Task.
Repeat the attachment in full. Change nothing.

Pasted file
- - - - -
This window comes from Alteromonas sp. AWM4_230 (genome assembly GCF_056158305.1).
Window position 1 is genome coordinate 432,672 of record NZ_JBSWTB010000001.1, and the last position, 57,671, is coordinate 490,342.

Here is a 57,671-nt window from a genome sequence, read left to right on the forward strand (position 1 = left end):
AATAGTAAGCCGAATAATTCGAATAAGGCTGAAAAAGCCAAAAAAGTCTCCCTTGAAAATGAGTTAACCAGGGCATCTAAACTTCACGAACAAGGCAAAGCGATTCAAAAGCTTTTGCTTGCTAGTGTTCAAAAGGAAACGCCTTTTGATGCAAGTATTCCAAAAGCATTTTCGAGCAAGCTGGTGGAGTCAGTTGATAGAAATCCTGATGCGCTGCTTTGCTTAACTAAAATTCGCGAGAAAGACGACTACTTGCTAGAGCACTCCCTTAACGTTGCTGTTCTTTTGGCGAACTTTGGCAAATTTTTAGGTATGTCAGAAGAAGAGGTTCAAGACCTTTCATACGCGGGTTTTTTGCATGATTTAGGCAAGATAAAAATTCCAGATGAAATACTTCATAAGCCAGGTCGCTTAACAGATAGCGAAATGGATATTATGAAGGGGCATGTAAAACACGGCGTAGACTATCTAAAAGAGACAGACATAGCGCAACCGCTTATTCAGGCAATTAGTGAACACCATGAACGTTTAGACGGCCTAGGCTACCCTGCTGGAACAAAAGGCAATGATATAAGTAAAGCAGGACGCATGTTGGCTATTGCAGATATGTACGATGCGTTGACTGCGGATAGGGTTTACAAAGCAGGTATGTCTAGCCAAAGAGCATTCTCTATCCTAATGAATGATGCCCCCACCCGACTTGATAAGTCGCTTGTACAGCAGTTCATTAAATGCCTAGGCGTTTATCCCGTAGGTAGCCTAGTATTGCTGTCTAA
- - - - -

This window comes from Alteromonas sp. AWM4_230 (genome assembly GCF_056158305.1).
Window position 1 is genome coordinate 432,672 of record NZ_JBSWTB010000001.1, and the last position, 57,671, is coordinate 490,342.

Here is a 57,671-nt window from a genome sequence, read left to right on the forward strand (position 1 = left end):
AATAGTAAGCCGAATAATTCGAATAAGGCTGAAAAAGCCAAAAAAGTCTCCCTTGAAAATGAGTTAACCAGGGCATCTAAACTTCACGAACAAGGCAAAGCGATTCAAAAGCTTTTGCTTGCTAGTGTTCAAAAGGAAACGCCTTTTGATGCAAGTATTCCAAAAGCATTTTCGAGCAAGCTGGTGGAGTCAGTTGATAGAAATCCTGATGCGCTGCTTTGCTTAACTAAAATTCGCGAGAAAGACGACTACTTGCTAGAGCACTCCCTTAACGTTGCTGTTCTTTTGGCGAACTTTGGCAAATTTTTAGGTATGTCAGAAGAAGAGGTTCAAGACCTTTCATACGCGGGTTTTTTGCATGATTTAGGCAAGATAAAAATTCCAGATGAAATACTTCATAAGCCAGGTCGCTTAACAGATAGCGAAATGGATATTATGAAGGGGCATGTAAAACACGGCGTAGACTATCTAAAAGAGACAGACATAGCGCAACCGCTTATTCAGGCAATTAGTGAACACCATGAACGTTTAGACGGCCTAGGCTACCCTGCTGGAACAAAAGGCAATGATATAAGTAAAGCAGGACGCATGTTGGCTATTGCAGATATGTACGATGCGTTGACTGCGGATAGGGTTTACAAAGCAGGTATGTCTAGCCAAAGAGCATTCTCTATCCTAATGAATGATGCCCCCACCCGACTTGATAAGTCGCTTGTACAGCAGTTCATTAAATGCCTAGGCGTTTATCCCGTAGGTAGCCTAGTATTGCTGTCTAA